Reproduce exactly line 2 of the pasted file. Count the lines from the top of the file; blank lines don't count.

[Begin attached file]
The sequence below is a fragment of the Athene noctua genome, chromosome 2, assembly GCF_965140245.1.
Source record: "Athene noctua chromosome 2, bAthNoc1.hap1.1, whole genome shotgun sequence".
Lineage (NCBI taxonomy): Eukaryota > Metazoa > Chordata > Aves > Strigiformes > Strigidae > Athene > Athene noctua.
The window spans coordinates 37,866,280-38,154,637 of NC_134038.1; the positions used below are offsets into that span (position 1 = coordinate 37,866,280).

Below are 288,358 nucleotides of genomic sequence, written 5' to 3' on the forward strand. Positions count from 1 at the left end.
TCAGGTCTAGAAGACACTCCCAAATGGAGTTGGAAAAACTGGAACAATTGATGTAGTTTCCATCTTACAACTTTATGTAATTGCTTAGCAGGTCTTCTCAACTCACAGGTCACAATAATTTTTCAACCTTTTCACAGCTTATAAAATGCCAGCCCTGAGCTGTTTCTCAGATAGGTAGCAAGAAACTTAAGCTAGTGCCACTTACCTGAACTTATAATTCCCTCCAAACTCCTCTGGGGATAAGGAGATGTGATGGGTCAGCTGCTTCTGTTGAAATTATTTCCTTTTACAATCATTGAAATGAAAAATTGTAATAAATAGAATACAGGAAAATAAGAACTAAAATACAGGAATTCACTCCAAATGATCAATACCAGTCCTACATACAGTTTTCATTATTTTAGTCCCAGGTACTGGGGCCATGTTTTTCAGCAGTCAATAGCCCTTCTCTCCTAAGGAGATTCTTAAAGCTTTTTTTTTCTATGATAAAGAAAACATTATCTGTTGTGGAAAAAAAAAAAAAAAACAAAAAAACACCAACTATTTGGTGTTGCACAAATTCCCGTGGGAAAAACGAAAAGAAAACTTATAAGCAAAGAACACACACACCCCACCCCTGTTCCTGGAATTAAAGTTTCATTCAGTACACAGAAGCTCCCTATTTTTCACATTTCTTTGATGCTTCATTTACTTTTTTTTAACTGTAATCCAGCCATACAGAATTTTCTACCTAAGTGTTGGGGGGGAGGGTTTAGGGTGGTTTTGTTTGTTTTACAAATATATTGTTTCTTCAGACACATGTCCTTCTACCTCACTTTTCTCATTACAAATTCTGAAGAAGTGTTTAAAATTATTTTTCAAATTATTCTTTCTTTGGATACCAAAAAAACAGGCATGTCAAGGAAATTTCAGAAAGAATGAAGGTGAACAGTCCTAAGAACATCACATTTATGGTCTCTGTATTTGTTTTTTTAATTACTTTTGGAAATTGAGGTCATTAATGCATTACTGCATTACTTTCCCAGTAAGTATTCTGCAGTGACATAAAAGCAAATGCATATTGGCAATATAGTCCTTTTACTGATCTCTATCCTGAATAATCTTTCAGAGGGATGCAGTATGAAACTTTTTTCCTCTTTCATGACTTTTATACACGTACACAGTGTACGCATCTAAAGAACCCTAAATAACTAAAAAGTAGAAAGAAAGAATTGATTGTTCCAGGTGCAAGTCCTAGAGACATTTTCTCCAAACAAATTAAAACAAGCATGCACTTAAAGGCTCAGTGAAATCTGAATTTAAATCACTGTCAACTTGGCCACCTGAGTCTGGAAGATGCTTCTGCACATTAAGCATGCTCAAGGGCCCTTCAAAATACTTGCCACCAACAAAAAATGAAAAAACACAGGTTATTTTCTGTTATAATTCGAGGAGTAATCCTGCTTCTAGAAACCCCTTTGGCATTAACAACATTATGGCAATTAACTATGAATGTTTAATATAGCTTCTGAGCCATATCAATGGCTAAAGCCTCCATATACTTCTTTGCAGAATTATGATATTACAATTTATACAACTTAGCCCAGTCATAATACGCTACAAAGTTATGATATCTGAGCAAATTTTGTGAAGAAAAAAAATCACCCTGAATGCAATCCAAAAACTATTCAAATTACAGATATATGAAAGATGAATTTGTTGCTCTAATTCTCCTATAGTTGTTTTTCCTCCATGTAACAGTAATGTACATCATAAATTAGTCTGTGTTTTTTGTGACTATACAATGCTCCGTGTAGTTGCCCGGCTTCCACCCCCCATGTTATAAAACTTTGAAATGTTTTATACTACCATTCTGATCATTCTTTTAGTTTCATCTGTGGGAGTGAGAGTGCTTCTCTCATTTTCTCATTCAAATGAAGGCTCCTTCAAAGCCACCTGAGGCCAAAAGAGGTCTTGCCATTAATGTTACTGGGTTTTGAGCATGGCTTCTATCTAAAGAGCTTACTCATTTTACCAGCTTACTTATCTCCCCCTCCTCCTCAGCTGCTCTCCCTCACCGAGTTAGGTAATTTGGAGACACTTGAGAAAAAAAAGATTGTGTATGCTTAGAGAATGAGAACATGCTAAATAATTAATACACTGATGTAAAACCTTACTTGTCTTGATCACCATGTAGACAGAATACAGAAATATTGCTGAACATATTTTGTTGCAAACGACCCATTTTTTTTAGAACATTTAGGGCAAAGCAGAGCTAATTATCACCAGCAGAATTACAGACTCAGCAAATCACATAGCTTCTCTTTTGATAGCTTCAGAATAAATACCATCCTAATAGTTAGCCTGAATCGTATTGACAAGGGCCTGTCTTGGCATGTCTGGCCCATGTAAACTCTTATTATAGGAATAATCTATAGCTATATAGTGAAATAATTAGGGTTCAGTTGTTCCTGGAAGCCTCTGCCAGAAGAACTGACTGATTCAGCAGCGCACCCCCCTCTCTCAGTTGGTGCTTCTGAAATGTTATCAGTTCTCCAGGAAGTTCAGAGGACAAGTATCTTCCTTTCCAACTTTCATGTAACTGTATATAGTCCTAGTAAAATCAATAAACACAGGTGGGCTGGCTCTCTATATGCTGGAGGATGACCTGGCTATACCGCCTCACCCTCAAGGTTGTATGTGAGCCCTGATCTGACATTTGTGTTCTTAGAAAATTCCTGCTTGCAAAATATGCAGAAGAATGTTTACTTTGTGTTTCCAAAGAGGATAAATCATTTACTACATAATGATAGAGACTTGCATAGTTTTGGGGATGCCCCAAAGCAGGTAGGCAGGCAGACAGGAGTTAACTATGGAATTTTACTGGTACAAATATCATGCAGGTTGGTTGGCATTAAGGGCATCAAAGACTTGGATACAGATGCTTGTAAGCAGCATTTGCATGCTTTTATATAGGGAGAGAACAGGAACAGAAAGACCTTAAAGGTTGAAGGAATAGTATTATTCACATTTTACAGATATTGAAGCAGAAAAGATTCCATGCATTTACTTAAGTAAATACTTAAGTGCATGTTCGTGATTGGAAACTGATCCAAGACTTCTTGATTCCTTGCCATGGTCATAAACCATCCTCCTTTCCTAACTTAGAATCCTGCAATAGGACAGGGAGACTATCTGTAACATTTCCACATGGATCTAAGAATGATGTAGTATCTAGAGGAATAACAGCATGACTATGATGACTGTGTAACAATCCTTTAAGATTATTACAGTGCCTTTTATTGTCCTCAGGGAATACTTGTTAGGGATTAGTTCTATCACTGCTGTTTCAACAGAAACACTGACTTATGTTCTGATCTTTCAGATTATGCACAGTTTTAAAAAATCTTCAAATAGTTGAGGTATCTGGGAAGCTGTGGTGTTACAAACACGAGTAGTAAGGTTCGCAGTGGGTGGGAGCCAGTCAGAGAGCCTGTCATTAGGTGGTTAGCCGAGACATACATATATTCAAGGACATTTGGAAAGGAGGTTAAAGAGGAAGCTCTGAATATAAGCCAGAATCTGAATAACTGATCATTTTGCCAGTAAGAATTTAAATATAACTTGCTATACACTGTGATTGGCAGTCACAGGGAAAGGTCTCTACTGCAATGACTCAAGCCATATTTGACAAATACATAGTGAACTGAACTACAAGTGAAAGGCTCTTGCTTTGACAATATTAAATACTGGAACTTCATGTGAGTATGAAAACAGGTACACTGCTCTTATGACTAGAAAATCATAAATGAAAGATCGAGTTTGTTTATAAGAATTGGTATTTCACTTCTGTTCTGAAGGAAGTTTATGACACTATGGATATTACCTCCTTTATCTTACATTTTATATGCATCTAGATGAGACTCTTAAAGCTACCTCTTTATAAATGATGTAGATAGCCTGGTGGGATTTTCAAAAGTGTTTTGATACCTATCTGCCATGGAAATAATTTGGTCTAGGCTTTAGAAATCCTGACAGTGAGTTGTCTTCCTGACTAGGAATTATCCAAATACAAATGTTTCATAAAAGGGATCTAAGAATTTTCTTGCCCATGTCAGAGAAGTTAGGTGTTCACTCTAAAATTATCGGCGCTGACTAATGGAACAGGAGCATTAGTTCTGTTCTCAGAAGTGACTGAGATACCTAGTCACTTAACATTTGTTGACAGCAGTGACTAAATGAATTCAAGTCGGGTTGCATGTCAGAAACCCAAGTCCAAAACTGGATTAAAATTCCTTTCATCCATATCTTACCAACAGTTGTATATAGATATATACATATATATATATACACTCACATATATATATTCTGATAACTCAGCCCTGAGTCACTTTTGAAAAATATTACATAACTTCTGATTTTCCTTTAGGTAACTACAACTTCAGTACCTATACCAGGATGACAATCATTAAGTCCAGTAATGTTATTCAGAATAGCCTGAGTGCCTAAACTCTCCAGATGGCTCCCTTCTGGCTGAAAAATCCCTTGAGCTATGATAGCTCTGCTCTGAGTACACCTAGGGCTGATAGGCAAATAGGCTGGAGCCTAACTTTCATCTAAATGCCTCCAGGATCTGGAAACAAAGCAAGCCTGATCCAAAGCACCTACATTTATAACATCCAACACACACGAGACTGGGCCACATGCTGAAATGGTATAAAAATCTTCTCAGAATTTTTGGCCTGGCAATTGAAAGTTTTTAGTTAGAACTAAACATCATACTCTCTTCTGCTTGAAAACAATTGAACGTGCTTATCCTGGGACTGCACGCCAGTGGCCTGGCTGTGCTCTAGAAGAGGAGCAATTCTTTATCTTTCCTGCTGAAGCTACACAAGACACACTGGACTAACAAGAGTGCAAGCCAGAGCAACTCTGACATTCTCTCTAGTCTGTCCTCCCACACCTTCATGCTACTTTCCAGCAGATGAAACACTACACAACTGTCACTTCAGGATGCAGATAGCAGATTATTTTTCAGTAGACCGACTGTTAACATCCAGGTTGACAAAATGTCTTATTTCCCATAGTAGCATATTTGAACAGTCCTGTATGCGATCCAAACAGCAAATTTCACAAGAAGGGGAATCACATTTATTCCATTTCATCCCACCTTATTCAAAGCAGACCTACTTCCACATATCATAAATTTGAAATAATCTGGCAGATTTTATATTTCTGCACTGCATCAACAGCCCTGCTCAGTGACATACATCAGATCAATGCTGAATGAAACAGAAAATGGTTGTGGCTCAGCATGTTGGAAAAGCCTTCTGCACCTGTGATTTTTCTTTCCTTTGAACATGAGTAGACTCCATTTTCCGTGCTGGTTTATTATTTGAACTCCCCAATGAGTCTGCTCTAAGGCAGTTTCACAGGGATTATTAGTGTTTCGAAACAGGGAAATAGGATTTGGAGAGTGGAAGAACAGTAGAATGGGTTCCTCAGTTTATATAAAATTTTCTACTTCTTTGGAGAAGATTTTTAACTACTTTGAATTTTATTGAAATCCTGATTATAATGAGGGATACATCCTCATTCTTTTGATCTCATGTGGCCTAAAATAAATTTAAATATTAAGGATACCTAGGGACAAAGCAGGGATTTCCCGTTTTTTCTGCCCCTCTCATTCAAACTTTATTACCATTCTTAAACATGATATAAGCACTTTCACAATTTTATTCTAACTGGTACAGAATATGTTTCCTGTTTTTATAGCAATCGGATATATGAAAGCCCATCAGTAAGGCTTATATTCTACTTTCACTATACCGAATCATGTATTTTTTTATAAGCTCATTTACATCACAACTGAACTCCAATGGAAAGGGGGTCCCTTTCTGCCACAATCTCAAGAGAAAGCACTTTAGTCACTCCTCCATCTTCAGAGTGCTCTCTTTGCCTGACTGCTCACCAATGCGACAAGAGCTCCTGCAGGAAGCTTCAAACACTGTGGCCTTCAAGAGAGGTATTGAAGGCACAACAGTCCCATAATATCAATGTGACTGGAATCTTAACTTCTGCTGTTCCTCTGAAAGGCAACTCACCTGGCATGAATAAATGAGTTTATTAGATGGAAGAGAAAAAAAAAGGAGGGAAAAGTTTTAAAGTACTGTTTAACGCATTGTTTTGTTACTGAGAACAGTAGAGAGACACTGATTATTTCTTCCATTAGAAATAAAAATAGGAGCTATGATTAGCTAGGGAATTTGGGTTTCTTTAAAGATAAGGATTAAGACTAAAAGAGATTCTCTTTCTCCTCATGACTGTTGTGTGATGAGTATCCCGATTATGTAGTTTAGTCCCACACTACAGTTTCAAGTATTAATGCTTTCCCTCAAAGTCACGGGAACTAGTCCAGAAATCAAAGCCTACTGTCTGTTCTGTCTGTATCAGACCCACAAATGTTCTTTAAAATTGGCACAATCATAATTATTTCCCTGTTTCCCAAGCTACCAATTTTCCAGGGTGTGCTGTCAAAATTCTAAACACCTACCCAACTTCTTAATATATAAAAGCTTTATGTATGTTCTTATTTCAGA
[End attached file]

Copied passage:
Source record: "Athene noctua chromosome 2, bAthNoc1.hap1.1, whole genome shotgun sequence".